Amandigbo

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David Koren
David Koren
Nigeria IX (1964-1966)
Nigeria IX (1964-1966)
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See also
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[[WID Biafran Airlift]]

Current revision

By invitation I attended a conference in Chicago July 27-29, 2012 called "Amandigbo," an Igbo expression meaning a "village square," a place for everyone to get together to join a discussion. The topic was to be an intergenerational dialogue between college students and their parents concerning their language and culture. These were very special parents - they had been the skinny, starving Biafran babies seen on television screens around the world in the late 1960s. They survived; they grew up; they became successful professionals: doctors, scientists, educators, business owners, and athletes. Lacking opportunity in the vanished state of Biafra, many Igbos emigrated to other places of opportunity, like the United States. Their children grew up here as American kids, and they wanted to know from their parents why they had not been taught to speak Igbo or anything about their culture or history, such as Biafra.

One of those grown up Biafran children, Dr. Ejikeme Obasi, who had found my memoir of the Biafran Airlift, "Far Away in the Sky," invited me to Amandigbo to speak to the younger generation of Igbo-Americans about the Igbo culture I had known in my Peace Corps years before the war and about the spirit of the Biafran people during the war.

Dr. Obasi told me his own story. He had been ten years old during the war. He had seen many other kids, his friends and family, slowly starve to death. He said that the relief food that we brought on the airlift literally kept him and the others alive. From the sacks of Formula II (corn meal, soy powder, and dried milk), his mother made yellow patties, shaped like hamburgers, for the children to eat. After school - their education never stopped - they each got one patty. As an adult living in the U.S., Dr. Obasi said he never wanted to taste corn meal again.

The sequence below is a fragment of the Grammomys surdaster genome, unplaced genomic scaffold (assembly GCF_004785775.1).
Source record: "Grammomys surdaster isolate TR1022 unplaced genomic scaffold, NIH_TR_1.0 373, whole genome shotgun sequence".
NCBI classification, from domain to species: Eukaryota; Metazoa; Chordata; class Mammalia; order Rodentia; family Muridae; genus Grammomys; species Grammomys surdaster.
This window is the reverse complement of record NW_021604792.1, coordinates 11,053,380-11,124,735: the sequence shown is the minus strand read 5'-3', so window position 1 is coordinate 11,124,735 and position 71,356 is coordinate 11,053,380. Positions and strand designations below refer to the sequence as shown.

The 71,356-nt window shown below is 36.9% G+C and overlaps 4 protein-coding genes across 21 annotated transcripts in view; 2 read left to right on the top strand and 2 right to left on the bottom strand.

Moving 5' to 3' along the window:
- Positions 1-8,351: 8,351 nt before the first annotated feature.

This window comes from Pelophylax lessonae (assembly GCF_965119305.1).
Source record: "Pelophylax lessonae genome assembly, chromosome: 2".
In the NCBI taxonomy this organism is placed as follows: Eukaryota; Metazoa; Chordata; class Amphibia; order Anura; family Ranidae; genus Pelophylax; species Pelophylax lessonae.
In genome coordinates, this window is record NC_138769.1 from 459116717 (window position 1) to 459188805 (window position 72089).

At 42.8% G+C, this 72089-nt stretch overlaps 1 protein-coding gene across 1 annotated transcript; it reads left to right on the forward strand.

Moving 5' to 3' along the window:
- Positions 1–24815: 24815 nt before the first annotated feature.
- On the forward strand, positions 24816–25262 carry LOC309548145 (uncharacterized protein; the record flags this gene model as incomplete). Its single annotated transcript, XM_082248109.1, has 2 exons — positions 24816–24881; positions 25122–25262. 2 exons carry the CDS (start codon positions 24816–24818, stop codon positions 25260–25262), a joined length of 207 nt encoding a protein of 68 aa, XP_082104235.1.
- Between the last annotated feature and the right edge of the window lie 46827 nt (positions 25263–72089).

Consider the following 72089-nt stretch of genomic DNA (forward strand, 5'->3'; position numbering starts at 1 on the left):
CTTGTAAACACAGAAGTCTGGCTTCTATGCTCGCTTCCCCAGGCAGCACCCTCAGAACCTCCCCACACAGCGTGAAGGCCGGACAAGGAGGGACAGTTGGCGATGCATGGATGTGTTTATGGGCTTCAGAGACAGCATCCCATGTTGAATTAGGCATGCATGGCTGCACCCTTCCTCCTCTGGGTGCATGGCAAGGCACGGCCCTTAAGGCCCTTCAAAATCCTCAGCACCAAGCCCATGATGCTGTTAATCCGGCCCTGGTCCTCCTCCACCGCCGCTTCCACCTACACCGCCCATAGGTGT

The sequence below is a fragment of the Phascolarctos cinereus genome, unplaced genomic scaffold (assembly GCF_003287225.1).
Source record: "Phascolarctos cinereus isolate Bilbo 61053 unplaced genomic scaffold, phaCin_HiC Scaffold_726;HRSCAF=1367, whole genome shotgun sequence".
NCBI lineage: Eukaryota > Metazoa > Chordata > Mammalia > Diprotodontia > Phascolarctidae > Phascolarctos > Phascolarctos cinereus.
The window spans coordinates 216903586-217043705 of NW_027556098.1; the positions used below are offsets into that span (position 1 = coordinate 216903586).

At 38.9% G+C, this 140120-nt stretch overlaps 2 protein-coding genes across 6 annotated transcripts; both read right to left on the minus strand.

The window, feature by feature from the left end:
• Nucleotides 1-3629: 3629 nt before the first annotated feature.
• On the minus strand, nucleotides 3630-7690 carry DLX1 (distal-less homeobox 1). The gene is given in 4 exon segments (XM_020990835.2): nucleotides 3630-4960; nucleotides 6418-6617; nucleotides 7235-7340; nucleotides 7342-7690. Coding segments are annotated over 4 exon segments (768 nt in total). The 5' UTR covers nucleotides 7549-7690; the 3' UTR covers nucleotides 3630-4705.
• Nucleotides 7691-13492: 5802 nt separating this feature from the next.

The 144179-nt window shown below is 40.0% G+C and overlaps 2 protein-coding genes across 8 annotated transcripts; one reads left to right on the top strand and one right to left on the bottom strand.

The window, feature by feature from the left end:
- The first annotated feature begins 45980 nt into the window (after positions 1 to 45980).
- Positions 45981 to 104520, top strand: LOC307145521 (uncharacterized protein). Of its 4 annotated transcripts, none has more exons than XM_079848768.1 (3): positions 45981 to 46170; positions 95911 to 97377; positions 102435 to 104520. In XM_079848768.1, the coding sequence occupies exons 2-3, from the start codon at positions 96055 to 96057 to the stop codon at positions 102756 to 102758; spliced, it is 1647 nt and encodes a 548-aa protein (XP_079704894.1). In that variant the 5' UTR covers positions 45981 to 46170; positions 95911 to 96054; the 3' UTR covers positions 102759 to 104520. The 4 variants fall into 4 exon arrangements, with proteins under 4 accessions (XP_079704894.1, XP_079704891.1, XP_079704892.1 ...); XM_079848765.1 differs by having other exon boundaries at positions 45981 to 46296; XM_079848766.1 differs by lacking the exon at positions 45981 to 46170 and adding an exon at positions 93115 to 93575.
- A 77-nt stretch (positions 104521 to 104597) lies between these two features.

As a fundamental consequence of flying at night and leaving Biafra before dawn to avoid being shot down by Nigerian Migs, those of us working on the airlift never met those who were receiving the food. Until now. When those grown Biafran children met me in Chicago, they hugged me, repeatedly, shook my hand, and cried. I was the first person they had ever seen who had actually flown on the relief planes. They presented me with an award, an inscribed plaque with my new Igbo name, Nwannedinamba (foreign brother-emphasis on "brother") and the words, "On Behalf of the Biafran Genocide Survivors." On behalf of the Biafran Airlift flight crews, I accept the award and the obligation to serve as a conduit through which the gratitude of the people can flow to the airmen, living and dead, who saved a generation of fine people.

If we ever wondered what happened to those starving Biafran babies, something wonderful happened. If we ever wonder whether what we did as Peace Corps Volunteers did any good, it did. If we ever wonder whether relief aid we send around the world does any good, it does.

David Koren Nigeria IX (1964-1966)

See also WID Biafran Airlift

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